Reply Thu 19 Jun, 2014 10:42 am
Mr. B and I are working on a project where we are re-purposing some old doors and windows into a storage area in our basement.

We were driving by a house that is being deconstructed and noticed a big window in their debris pile so we stopped to take a look -- it turned out to be a Dutch door. The next day Mr. B went to the construction site to ask about it and they gave it to him.

Now I'm thinking I would really like to use it as a front door since it would make dog control much easier when someone comes knocking. Mr. B says he's heard they can be problematic as exterior doors because of the stress on the hinges.

Has anyone here had a Dutch door as an exterior door? How big a problem was it? Is there something special you can do to minimize the problem? Should I just give up my goal of using this door as a front door?

The door looks just like this one:

http://media-cache-ec0.pinimg.com/236x/22/72/dc/2272dc414945daef4b8f87c4555064c9.jpg
 
JTT
 
  1  
Reply Thu 19 Jun, 2014 10:49 am
@boomerang,
Interesting idea, Boomer. I'd obviously try to keep your original door frame in place.

Weatherstripping might be a bit more problematic but not an insurmountable problem.
0 Replies
 
JTT
 
  2  
Reply Thu 19 Jun, 2014 10:51 am
@boomerang,
You can mitigate the stresses by replacing all the short hinge screws with long ones that reach the framing members.
boomerang
 
  1  
Reply Thu 19 Jun, 2014 10:59 am
@JTT,
I'm glad the door was free because it sounds like the hinges and installation could be expensive!

We are eventually going to have to redo our entrance area. Maybe we need to put the door on the back burner until we get to that construction project...
Foofie
 
  2  
Reply Thu 19 Jun, 2014 11:11 am
Back in the '50's their was a family sit-com, the name I don't remember, where there was a Dutch door in the back. It allowed the woman of the house to speak to a neighbor, or someone at the back of the house. But, I never thought of a Dutch door as a front door. In my mind, I would wonder if it would be considered easier to jimmy, and would therefore attract a burglar? Plus, would a Dutch door, in the front, make for problems if one ever wanted to sell the house?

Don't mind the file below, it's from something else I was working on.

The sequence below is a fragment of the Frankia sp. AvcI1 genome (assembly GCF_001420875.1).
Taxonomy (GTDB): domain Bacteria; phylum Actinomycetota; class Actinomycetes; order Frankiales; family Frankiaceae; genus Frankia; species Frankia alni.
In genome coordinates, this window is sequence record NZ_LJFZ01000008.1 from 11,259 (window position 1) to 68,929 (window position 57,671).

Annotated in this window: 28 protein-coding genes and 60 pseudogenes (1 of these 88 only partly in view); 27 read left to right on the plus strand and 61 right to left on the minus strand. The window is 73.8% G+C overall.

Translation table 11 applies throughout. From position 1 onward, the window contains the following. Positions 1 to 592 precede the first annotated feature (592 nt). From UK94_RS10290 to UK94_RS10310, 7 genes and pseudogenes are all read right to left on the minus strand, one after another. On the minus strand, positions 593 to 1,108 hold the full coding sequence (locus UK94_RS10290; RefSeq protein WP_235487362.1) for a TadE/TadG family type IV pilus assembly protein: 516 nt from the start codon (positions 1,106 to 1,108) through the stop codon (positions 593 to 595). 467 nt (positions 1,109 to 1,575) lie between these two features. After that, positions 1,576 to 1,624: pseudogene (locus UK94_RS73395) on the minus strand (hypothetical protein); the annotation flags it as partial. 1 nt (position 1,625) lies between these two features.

JTT
 
  3  
Reply Thu 19 Jun, 2014 11:18 am
@boomerang,
Quote:
I'm glad the door was free because it sounds like the hinges and installation could be expensive!


I don't know why that should be. Unless the door is a 2'-8" and you have a 3'-0"
frame now.

The ideal would be that the door has to be trimmed/planed a wee bit to fit: easier than adding to the door, tho' that's not impossible, specially if you're painting.
0 Replies
 
JTT
 
  1  
Reply Thu 19 Jun, 2014 11:20 am
@Foofie,
Good points, Foofie.

Are you thinking of Mr Ed? Smile
0 Replies
 
ossobuco
 
  3  
Reply Thu 19 Jun, 2014 11:23 am
@boomerang,
There are hinges and great sturdy hinges, and I haven't priced them lately but I wouldn't be put off by that. Agree with JTT on the long screws/framing.

I presume there would also be good locks. That's a problem with doors with lites that are breakable - which is why I might put a lock in an odd place.
Lordyaswas
 
  3  
Reply Thu 19 Jun, 2014 11:37 am
@boomerang,
In the UK, these are called Stable Doors.

If you search that on google and then choose images, you'll probably see that most of them are exterior doors, front and back.

A deadlock on the bottom half would provide security for that bottom half whilst the top was open. If you live in a dodgy area, maybe a deadlock on both halves for when you shut up shop at night.
0 Replies
 
Butrflynet
 
  2  
Reply Thu 19 Jun, 2014 12:05 pm
If you need something to fill the need until your front entrance is redone, this might solve the problem as well as it did ours.